Tracing the start of COVID-19 in GA

At a time when COVID-19 appears to be receding in much of Georgia, it’s worth revisiting the start of the pandemic in early 2020. Emory virologist Anne Piantadosi and colleagues have a paper in Viral Evolution on the earliest SARS-CoV-2 genetic sequences detected in Georgia. Analyzing relationships between those virus sequences and samples from other states and countries can give us an idea about where the first COVID-19 infections in Georgia came from. We can draw Read more

Reddit as window into opioid withdrawal strategies

Drug abuse researchers are using the social media site Reddit as a window into the experiences of people living with opioid addiction. Abeed Sarker in Emory's Department of Biomedical Informatics has a paper in Clinical Toxicology focusing on the phenomenon of “precipitated withdrawal,” in collaboration with emergency medicine specialists from Penn, Rutgers and Mt Sinai. Precipitated withdrawal is a more intense form of withdrawal that can occur when someone who was using opioids starts medication-assisted treatment Read more

CROI: HIV cure report and ongoing research

The big news out of CROI (Conference on Retroviruses and Opportunistic Infections) was a report of a third person being cured of HIV infection, this time using umbilical cord blood for a hematopoetic stem cell transplant. Emory’s Carlos del Rio gave a nice overview of the achievement for NPR this morning. As del Rio explains, the field of HIV cure research took off over the last decade after Timothy Brown, known as “the Berlin patient,” Read more

grid cells

Nobel Prize for place cells + grid cells

Congratulations to John O’Keefe, May-Britt Moser and Edvard Moser for receiving the 2014 Nobel Prize in Medicine. The prize is for discovering “the brain’s navigation system”: place cells, cells in the hippocampus which are active whenever a rat is in a particular place, and grid cells, cells in the entorhinal cortex which are active when the animal is at multiple locations in a grid pattern.

Former Yerkes researcher Beth Buffalo and her graduate student Nathan Killian were the first to directly detect, via electrode recordings, grid cells in the brains of non-human primates. Buffalo is now at the University of Washington and Killian is at Harvard Medical School.

A significant difference about their experiments was that they could identify grid cells when monkeys were moving their eyes, suggesting that primates don’t have to actually visit a place to construct the same kind of mental map. Another aspect of grid cells in non-human primates not previously seen with rodents is that the cells’ responses change when monkeys are seeing an image for the second time.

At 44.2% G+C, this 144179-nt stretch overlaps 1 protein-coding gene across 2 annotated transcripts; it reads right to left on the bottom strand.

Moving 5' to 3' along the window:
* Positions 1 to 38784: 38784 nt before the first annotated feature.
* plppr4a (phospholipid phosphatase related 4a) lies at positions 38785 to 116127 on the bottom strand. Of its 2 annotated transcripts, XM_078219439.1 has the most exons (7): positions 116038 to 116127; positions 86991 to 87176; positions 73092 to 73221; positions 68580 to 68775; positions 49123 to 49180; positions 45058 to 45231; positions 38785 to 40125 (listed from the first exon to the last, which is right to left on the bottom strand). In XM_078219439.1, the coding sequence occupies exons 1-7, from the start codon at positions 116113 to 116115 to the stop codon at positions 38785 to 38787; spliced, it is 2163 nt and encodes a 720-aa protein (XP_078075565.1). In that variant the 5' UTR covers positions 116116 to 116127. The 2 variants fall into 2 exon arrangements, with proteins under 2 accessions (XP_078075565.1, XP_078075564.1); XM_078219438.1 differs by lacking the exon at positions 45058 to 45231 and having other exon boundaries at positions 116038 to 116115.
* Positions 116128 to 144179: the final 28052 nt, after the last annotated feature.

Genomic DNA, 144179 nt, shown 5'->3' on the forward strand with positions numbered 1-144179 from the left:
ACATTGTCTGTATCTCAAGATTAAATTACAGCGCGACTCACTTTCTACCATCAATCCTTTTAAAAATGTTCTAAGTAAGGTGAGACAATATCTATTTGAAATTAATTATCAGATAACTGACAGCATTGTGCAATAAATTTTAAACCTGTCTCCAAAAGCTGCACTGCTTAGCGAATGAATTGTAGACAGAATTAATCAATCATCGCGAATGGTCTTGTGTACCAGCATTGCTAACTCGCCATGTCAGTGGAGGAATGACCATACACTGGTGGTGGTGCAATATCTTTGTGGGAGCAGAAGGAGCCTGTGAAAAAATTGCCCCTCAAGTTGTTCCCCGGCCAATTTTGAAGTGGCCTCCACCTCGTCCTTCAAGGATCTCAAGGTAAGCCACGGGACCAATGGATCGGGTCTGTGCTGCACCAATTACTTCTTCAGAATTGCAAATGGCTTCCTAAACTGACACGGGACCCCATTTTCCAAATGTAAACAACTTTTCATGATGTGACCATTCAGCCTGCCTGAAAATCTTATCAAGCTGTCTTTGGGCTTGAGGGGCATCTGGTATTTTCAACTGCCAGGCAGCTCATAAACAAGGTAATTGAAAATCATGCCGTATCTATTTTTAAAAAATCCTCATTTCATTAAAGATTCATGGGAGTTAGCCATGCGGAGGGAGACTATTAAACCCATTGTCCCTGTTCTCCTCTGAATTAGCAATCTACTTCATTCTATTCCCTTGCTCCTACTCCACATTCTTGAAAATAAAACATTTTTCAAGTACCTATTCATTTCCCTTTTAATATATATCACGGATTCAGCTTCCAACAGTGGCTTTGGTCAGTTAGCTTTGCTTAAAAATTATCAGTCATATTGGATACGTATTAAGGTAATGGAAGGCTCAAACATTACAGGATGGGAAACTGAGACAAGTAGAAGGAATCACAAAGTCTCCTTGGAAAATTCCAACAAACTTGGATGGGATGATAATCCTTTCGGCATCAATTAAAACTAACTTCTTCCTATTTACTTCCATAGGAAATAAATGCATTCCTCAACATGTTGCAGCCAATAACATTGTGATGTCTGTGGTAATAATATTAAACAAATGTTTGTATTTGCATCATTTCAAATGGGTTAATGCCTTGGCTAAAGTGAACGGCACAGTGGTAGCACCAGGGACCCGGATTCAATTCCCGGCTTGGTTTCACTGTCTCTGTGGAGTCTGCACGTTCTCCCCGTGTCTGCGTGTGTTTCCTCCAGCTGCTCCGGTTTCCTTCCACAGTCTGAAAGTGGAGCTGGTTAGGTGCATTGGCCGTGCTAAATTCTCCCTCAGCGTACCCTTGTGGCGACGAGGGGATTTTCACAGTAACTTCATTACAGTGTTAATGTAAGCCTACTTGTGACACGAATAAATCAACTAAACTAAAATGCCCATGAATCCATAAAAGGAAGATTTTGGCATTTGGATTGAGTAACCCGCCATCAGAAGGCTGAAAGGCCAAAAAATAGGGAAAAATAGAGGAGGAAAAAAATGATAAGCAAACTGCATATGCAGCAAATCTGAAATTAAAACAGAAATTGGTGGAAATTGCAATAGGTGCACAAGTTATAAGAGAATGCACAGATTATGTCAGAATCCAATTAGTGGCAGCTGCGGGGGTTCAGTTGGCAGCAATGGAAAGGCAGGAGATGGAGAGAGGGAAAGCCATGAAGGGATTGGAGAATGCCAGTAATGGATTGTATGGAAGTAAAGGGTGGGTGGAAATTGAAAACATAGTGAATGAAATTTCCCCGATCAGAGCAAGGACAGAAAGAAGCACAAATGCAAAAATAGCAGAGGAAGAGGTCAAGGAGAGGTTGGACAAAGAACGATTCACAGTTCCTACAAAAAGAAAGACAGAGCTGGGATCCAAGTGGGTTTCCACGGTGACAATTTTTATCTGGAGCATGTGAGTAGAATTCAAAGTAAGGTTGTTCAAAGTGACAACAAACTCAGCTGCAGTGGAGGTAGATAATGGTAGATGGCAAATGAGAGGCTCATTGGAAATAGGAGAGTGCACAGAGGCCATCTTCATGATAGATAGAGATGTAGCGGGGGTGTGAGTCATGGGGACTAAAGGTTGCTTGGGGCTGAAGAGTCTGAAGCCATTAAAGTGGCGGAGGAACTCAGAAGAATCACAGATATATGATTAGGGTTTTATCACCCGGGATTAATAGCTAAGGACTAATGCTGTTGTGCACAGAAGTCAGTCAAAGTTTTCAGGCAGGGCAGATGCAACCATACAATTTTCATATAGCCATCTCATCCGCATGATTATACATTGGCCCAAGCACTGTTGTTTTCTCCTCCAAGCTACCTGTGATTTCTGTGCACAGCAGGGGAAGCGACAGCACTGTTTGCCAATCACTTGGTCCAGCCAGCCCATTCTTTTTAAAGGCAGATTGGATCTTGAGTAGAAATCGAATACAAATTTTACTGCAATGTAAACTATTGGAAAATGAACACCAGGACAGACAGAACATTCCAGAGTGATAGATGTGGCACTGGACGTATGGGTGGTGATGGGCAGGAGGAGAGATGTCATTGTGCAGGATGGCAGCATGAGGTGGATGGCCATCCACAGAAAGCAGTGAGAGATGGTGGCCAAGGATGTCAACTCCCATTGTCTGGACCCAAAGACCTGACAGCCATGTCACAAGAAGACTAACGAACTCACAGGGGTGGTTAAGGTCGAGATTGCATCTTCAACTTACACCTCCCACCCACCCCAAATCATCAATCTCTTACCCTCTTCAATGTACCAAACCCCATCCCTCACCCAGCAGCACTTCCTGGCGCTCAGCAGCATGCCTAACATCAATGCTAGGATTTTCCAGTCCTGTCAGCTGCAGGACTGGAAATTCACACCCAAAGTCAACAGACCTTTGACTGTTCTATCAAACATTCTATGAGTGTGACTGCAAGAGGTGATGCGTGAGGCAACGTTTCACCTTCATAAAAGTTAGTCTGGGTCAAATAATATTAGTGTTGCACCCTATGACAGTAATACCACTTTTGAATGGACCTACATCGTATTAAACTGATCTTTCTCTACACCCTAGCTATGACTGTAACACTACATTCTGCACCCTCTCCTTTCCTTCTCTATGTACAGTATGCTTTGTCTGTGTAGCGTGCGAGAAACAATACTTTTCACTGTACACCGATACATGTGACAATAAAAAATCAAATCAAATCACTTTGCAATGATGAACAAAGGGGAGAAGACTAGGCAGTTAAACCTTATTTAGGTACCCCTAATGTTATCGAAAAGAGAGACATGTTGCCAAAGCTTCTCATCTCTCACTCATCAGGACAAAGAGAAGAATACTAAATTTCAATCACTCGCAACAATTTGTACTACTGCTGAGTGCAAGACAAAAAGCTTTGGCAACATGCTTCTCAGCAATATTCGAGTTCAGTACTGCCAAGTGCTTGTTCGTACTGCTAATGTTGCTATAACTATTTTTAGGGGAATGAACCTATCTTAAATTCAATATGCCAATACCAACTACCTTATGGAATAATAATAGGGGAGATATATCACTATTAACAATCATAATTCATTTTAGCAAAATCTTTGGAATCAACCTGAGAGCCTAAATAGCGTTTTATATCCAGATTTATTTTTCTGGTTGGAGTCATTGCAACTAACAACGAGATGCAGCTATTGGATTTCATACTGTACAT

Following that report, grid cells were also directly detected in human epilepsy patients. The Mosers themselves noted in a 2014 review, “It will be interesting to see whether the same cells that respond to visual movement in monkeys also respond to locomotion, or whether there is a separate system of grid cells that is responsive to locomotion.”

Posted on by Quinn Eastman in Neuro Leave a comment

Seeing in triangles with grid cells

When processing what the eyes see, the brains of primates don’t use square grids, but instead use triangles, research from Yerkes neuroscientist Beth Buffalo’s lab suggests.

Elizabeth Buffalo, PhD

She and graduate student Nathan Killian recently published (in Nature) their description of grid cells, neurons in the entorhinal cortex that fire when the eyes focus on particular locations.

Their findings broaden our understanding of how visual information makes its way into memory. It also helps us grasp why deterioration of the entorhinal cortex, a region of the brain often affected early by Alzheimer’s disease, produces disorientation.

The Web site RedOrbit has an extended interview with Buffalo. An excerpt:

The amazing thing about grid cells is that the multiple place fields are in precise geometric relation to each other and form a tessellated array of equilateral triangles, a ‘grid’ that tiles the entire environment. A spatial autocorrelation of the grid field map produces a hexagonal structure, with 60º rotational symmetry. In 2008, grid cells were identified Gafas Ray Ban outlet in mice, in bats in 2011, and now our work has shown that grid cells are also present in the primate brain.

Please read the whole thing!

Grid cells fire at different rates depending on where the eyes are focused. Mapping that activity across the visual field produces triangular patterns.

Posted on by Quinn Eastman in Neuro 1 Comment